Felicia Lacalle opened her new “modern” Cuban cuisine restaurant on May 15, and since then it has been a hit with locals and tourists.

She and her partner had had a stall in the Tampa Heights public market at Armature Works since 2018, which they left in March after deciding that it was time for their business to become a brick and concrete brick and mortar store.

Thus was born Kuba Cocina, located in St. Pete Beach, where beach goers, tourists who stroll and locals who need food to take to work in nearby hotels, have become its best customers.

The view of the sea and the sand has also favored the place, attractive and colorful due to its colorful mural of an Afro-Cuban woman smoking a cigar between two palm trees.

“I love here, it’s a special place, it really is,” Lacalle told the local Tampa Bay Times newspaper, to whom she gave an interview.

The St. Pete Beach location is really just the beginning of what Lacalle has in store for this year, as the Cuban has big business aspirations.

In the fall of this year, she plans to open a larger version of his current restaurant, inside the Seminole Heights Carriage, a massive house that once housed the original refinery.

Both places will maintain the modern Cuban style in their cuisine, which has made Lacalle’s seasoning known, but preserving the decorations and furniture that transport diners to Cuba in the 1950s.

Chorizo ​​burgers, stuffed potato croquettes, and Cuban sandwiches are something of its gastronomic offer, as well as cream cheese empanadas, natural fruit waters or Cuban coffee, all with a special touch that combines traditional Cuban food with new ingredients, such as the gratin cheese and weathered vegetables.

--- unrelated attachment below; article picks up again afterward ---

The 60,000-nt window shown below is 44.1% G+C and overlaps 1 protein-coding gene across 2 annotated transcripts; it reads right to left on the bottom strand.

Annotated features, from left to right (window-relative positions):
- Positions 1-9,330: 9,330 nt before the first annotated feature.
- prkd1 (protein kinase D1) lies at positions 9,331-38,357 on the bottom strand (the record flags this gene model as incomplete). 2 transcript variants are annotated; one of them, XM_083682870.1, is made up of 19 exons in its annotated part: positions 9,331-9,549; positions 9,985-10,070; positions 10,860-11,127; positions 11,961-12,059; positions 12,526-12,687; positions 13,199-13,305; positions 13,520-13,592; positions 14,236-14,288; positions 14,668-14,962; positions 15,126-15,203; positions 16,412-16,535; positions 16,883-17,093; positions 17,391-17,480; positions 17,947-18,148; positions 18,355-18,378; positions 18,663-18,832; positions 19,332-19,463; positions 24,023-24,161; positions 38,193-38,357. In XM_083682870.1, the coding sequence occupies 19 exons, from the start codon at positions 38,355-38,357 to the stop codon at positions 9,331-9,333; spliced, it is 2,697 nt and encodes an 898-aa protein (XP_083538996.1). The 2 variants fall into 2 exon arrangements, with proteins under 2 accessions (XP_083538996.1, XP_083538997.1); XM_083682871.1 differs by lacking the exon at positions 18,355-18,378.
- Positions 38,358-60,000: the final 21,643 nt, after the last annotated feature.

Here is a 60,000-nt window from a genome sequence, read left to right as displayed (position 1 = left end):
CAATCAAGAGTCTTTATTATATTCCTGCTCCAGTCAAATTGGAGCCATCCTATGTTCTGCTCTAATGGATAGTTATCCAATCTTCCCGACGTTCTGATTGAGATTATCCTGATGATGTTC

In addition, the new restaurant will also feature a more exclusive dining program downstairs, and a Cuban-inspired “speakeasy” bar upstairs on the rooftop bar.

Lacalle, 40, grew up in Tampa and although her mother was of Mexican origin, she was adopted by a Cuban woman, with whom she grew up and from whom she learned all her recipes and her taste for the cuisine of this country.

Lacalle describes his roots as a mixture of Cuban, Irish and Mexican influences, although it is the former that has been dominant, especially when it comes to cooking.

She says that since she was a child, at just 11 years old, she learned to make Cuban stews such as picadillo, beans with rice and croquettes.

She graduated in culinary arts from Johnson & Wales University in Miami, and although she had had previous businesses it is now that she is beginning to realize her dream of a solid Cuban food restaurant.

“As a chef, being able to go back to the kitchen and create is something you need for your soul. The kitchen is my happy place”, concluded the woman.

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